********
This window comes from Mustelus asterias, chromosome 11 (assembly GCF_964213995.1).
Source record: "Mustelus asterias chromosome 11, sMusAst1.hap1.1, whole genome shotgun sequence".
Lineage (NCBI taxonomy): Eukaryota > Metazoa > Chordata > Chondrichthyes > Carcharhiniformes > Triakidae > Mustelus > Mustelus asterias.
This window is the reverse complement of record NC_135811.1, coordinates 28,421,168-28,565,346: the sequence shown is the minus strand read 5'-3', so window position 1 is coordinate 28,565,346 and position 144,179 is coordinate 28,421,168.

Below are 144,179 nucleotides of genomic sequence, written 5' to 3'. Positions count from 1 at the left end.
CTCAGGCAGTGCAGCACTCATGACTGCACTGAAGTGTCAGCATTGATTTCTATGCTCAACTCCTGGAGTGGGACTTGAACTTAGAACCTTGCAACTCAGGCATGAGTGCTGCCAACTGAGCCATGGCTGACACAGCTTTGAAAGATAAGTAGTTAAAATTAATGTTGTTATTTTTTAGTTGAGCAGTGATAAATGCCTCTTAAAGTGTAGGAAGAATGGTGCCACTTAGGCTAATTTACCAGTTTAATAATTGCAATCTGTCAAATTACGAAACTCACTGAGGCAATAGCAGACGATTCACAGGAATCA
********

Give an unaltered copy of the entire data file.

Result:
This window comes from Mustelus asterias, chromosome 11 (assembly GCF_964213995.1).
Source record: "Mustelus asterias chromosome 11, sMusAst1.hap1.1, whole genome shotgun sequence".
Lineage (NCBI taxonomy): Eukaryota > Metazoa > Chordata > Chondrichthyes > Carcharhiniformes > Triakidae > Mustelus > Mustelus asterias.
This window is the reverse complement of record NC_135811.1, coordinates 28,421,168-28,565,346: the sequence shown is the minus strand read 5'-3', so window position 1 is coordinate 28,565,346 and position 144,179 is coordinate 28,421,168.

Below are 144,179 nucleotides of genomic sequence, written 5' to 3'. Positions count from 1 at the left end.
CTCAGGCAGTGCAGCACTCATGACTGCACTGAAGTGTCAGCATTGATTTCTATGCTCAACTCCTGGAGTGGGACTTGAACTTAGAACCTTGCAACTCAGGCATGAGTGCTGCCAACTGAGCCATGGCTGACACAGCTTTGAAAGATAAGTAGTTAAAATTAATGTTGTTATTTTTTAGTTGAGCAGTGATAAATGCCTCTTAAAGTGTAGGAAGAATGGTGCCACTTAGGCTAATTTACCAGTTTAATAATTGCAATCTGTCAAATTACGAAACTCACTGAGGCAATAGCAGACGATTCACAGGAATCA